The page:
Research Knowledge Base
IRB Guidance: Status Relationships
This page addresses issues related to conducting a research project when there is a status relationship - or position of power - between any member of the study team and potential subjects.
A status relationship exists when an investigator uses participants who have a pre-existing relationship with the investigator that may be coercive. Examples could include a professor or instructor who includes her students as participants, a department head who includes his colleagues as participants, a principal who includes her teaching faculty as participants, or an employer who includes his employees as participants. Given the nature of these relationships, participants may feel obligated to participate in the research.
A status relationship between a member of the study team and research subjects raises special ethical concerns, including:
- Coercion: recruitment and consent processes with the potential for undue influence;
- Loss of subject confidentiality;
- Accessibility; and
- Use of a captive audience.
Before receiving IRB approval, the following guidelines, based on campus policy, must be detailed in the protocol application if a status relationship is unavoidable in the research plan:
- The research must present minimal risk to subjects;
- Participation in the research must represent a potential educational opportunity for the participants;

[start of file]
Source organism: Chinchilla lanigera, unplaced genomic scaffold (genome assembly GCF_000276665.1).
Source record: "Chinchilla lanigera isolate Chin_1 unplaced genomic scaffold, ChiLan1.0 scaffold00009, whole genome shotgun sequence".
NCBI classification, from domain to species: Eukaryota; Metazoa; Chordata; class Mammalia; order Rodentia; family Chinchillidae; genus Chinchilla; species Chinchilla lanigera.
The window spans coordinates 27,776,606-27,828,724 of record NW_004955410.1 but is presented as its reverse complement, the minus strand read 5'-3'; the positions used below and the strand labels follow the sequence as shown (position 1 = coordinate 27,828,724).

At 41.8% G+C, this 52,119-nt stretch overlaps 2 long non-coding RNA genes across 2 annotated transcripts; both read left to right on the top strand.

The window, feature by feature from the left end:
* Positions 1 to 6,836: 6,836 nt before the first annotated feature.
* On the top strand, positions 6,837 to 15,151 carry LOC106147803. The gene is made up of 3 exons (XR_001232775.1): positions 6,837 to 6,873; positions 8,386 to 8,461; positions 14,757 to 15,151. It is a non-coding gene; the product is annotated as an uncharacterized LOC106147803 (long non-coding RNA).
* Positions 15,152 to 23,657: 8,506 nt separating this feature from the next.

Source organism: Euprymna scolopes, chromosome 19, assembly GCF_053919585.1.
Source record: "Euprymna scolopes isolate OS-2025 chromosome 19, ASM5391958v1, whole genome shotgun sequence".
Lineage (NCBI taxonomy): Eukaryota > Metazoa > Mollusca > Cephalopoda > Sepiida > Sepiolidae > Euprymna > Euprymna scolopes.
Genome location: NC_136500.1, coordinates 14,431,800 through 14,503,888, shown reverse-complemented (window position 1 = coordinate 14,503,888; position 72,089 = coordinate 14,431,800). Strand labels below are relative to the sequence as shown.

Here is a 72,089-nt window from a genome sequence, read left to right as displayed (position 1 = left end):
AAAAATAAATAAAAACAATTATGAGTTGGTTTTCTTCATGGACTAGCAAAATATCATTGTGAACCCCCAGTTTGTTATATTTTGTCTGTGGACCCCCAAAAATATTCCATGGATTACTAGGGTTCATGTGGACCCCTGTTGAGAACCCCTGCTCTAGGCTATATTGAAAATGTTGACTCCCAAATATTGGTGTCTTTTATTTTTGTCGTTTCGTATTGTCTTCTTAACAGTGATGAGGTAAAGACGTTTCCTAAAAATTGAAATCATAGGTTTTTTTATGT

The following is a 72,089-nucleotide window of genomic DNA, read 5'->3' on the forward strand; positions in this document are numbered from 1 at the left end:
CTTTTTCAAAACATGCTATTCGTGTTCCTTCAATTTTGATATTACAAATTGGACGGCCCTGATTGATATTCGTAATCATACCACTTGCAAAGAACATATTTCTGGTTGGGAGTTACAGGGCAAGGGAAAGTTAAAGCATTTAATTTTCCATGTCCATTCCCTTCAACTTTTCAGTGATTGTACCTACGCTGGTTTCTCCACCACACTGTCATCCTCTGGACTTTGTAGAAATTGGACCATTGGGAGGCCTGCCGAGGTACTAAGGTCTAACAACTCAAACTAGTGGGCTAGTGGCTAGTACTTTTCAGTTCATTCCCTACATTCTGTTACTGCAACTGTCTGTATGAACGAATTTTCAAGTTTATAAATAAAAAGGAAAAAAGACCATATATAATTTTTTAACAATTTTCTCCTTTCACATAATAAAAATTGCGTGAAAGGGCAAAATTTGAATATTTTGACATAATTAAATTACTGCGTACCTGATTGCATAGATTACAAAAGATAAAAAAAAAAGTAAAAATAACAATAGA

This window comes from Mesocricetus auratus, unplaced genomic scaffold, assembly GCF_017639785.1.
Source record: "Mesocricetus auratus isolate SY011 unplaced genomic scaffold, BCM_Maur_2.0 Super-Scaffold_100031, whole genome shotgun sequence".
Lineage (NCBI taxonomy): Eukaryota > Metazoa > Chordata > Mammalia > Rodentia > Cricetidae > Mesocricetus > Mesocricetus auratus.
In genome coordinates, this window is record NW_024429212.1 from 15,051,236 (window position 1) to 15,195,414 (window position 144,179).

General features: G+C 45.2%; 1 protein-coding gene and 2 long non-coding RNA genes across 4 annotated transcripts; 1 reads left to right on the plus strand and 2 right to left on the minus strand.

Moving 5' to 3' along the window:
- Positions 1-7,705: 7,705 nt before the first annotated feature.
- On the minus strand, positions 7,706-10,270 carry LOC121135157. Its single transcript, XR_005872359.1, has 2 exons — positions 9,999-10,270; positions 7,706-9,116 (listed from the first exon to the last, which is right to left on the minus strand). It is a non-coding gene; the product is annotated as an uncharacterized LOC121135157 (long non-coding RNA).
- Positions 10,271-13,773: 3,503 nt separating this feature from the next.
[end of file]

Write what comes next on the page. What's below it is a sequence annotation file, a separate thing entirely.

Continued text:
- The recruitment of participants should involve only indirect methods (meaning participants cannot be recruited on a personal basis). The participants should be recruited through the posting of IRB approved flyers/ads, through IRB approved communications sent out to a larger group (such as mass mailings like emails or letters), or by a member of the study team who does not have a status relationship with the participants;
- The consent process should be conducted by a study team member with whom the participant does NOT have a status relationship;
- If the research is conducted within a classroom setting, the instructor should be blinded to the identity of the participants, and data cannot be analyzed until final grades have been posted. In other settings, the IRB will likely require that the person with the status relationship will never be able to identify who chose to participate and who did not.
Keywords: status relationships, power, coercive, captive audience, coercion